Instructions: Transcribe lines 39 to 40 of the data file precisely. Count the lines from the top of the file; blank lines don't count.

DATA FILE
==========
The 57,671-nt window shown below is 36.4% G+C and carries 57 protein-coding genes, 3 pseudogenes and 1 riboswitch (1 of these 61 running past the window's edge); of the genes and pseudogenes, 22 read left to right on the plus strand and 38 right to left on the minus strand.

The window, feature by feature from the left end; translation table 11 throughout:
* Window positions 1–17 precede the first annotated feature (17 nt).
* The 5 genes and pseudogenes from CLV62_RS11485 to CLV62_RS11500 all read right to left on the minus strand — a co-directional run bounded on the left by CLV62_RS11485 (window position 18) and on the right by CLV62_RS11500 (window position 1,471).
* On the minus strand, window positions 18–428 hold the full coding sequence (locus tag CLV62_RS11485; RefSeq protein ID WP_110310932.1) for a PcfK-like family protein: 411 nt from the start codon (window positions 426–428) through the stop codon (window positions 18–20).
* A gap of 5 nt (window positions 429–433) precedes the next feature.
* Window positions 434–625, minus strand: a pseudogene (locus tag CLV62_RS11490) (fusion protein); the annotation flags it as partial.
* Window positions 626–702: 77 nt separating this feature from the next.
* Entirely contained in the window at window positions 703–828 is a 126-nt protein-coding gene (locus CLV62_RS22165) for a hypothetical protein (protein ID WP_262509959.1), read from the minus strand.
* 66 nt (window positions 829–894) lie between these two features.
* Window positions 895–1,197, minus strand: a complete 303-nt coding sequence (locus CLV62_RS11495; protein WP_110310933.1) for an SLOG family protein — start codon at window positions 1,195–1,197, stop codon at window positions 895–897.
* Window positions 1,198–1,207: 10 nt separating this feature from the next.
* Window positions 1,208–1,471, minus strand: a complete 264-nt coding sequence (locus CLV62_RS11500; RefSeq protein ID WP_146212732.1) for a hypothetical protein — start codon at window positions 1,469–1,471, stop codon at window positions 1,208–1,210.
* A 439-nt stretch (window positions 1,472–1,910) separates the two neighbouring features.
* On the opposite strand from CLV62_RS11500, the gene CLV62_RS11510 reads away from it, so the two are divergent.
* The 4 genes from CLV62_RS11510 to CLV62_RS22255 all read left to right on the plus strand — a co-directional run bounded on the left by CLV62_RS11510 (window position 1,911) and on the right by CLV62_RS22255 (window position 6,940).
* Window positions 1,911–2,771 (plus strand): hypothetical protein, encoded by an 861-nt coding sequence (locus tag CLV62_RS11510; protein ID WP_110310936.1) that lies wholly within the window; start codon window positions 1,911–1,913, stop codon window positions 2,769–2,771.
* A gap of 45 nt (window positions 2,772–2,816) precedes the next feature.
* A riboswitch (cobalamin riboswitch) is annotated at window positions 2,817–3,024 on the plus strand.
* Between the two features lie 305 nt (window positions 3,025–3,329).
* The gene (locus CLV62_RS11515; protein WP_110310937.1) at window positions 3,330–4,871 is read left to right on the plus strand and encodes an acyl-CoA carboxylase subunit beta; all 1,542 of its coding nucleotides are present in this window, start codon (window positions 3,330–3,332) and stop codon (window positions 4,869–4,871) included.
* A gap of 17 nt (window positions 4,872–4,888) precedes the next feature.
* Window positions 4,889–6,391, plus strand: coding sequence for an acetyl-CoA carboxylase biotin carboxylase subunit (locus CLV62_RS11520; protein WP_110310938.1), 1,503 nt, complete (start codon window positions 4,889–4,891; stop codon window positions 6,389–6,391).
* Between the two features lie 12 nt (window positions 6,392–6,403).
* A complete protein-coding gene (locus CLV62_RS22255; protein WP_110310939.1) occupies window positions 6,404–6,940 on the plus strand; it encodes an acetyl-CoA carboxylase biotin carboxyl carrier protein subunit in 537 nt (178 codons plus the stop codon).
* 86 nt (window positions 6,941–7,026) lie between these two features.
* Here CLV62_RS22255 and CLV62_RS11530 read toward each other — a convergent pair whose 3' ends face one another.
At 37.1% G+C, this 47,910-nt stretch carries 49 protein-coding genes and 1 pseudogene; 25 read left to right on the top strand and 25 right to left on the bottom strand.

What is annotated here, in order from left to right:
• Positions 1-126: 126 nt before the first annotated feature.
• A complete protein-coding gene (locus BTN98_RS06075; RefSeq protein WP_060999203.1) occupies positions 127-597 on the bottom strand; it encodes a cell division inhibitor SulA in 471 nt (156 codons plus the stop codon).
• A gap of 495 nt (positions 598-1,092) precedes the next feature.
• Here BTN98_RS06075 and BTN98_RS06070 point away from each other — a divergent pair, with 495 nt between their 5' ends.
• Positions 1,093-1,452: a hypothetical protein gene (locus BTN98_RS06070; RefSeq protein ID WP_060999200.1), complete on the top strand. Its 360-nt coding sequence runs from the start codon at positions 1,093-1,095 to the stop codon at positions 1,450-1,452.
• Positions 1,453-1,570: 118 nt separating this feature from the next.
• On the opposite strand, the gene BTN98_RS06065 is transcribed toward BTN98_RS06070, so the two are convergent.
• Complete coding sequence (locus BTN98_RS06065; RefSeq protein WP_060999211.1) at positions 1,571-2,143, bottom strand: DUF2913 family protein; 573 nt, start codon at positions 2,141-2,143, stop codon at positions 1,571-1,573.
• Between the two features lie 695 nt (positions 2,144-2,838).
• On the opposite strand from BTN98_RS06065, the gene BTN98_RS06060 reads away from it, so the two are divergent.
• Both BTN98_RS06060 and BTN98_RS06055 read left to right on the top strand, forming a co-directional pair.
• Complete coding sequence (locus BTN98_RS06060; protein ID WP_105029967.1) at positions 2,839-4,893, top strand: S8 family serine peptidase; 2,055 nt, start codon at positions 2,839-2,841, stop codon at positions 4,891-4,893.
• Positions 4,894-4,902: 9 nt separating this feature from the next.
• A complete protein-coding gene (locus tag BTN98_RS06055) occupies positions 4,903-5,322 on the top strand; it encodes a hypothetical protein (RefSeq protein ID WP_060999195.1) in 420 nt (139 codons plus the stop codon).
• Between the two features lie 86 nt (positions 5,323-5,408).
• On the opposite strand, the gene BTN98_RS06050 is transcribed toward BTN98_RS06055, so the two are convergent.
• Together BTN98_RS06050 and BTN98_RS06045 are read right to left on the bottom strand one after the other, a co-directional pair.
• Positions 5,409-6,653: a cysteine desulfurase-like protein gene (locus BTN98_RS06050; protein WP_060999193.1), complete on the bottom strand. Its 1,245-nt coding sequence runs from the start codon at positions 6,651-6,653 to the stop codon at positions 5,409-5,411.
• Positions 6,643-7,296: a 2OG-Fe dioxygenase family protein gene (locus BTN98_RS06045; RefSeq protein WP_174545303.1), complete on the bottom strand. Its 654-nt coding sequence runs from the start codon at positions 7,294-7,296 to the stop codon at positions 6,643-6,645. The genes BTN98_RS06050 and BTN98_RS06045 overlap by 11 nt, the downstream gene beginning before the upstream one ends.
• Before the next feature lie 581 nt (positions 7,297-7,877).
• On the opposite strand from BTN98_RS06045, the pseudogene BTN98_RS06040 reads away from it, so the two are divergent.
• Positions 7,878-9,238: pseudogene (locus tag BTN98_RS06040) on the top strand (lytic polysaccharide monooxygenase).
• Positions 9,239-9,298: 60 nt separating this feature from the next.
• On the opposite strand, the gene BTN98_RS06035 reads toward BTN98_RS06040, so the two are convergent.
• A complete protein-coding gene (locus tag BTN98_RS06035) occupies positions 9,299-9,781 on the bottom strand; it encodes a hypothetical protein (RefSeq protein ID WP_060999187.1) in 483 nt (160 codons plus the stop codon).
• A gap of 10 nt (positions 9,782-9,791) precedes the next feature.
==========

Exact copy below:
• On the opposite strand from BTN98_RS06065, the gene BTN98_RS06060 reads away from it, so the two are divergent.
• Both BTN98_RS06060 and BTN98_RS06055 read left to right on the top strand, forming a co-directional pair.